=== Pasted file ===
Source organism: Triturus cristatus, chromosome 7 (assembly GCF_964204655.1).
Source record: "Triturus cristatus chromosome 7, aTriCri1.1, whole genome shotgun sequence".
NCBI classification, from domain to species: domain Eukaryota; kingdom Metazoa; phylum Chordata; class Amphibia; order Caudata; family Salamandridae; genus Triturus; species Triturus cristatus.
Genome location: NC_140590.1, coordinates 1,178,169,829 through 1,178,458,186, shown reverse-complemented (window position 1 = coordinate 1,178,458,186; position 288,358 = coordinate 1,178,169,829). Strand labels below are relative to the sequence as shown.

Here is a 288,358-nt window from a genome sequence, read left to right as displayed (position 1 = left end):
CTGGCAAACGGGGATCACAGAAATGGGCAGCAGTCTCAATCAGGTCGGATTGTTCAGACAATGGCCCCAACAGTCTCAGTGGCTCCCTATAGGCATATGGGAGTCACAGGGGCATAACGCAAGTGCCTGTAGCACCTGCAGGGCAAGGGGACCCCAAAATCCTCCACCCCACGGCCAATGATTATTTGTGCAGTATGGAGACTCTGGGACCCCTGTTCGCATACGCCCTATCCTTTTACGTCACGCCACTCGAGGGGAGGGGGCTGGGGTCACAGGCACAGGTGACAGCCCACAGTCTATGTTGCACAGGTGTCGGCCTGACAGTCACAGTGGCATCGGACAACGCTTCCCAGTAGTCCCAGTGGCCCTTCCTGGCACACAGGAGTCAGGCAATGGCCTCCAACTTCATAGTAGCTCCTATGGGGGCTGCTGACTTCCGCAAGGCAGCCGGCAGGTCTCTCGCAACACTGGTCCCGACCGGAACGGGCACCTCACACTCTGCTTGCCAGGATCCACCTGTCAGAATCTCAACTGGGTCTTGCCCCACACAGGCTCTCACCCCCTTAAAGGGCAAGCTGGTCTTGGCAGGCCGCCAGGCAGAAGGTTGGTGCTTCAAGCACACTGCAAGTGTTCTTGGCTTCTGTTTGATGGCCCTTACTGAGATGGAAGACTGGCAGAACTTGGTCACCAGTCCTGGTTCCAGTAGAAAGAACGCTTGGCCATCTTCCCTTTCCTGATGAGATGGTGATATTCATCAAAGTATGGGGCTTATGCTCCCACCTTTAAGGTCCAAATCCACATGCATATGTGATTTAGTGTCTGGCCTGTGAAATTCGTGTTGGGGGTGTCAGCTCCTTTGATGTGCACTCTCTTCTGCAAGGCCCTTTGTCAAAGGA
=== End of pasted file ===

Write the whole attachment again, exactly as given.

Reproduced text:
Source organism: Triturus cristatus, chromosome 7 (assembly GCF_964204655.1).
Source record: "Triturus cristatus chromosome 7, aTriCri1.1, whole genome shotgun sequence".
NCBI classification, from domain to species: domain Eukaryota; kingdom Metazoa; phylum Chordata; class Amphibia; order Caudata; family Salamandridae; genus Triturus; species Triturus cristatus.
Genome location: NC_140590.1, coordinates 1,178,169,829 through 1,178,458,186, shown reverse-complemented (window position 1 = coordinate 1,178,458,186; position 288,358 = coordinate 1,178,169,829). Strand labels below are relative to the sequence as shown.

Here is a 288,358-nt window from a genome sequence, read left to right as displayed (position 1 = left end):
CTGGCAAACGGGGATCACAGAAATGGGCAGCAGTCTCAATCAGGTCGGATTGTTCAGACAATGGCCCCAACAGTCTCAGTGGCTCCCTATAGGCATATGGGAGTCACAGGGGCATAACGCAAGTGCCTGTAGCACCTGCAGGGCAAGGGGACCCCAAAATCCTCCACCCCACGGCCAATGATTATTTGTGCAGTATGGAGACTCTGGGACCCCTGTTCGCATACGCCCTATCCTTTTACGTCACGCCACTCGAGGGGAGGGGGCTGGGGTCACAGGCACAGGTGACAGCCCACAGTCTATGTTGCACAGGTGTCGGCCTGACAGTCACAGTGGCATCGGACAACGCTTCCCAGTAGTCCCAGTGGCCCTTCCTGGCACACAGGAGTCAGGCAATGGCCTCCAACTTCATAGTAGCTCCTATGGGGGCTGCTGACTTCCGCAAGGCAGCCGGCAGGTCTCTCGCAACACTGGTCCCGACCGGAACGGGCACCTCACACTCTGCTTGCCAGGATCCACCTGTCAGAATCTCAACTGGGTCTTGCCCCACACAGGCTCTCACCCCCTTAAAGGGCAAGCTGGTCTTGGCAGGCCGCCAGGCAGAAGGTTGGTGCTTCAAGCACACTGCAAGTGTTCTTGGCTTCTGTTTGATGGCCCTTACTGAGATGGAAGACTGGCAGAACTTGGTCACCAGTCCTGGTTCCAGTAGAAAGAACGCTTGGCCATCTTCCCTTTCCTGATGAGATGGTGATATTCATCAAAGTATGGGGCTTATGCTCCCACCTTTAAGGTCCAAATCCACATGCATATGTGATTTAGTGTCTGGCCTGTGAAATTCGTGTTGGGGGTGTCAGCTCCTTTGATGTGCACTCTCTTCTGCAAGGCCCTTTGTCAAAGGA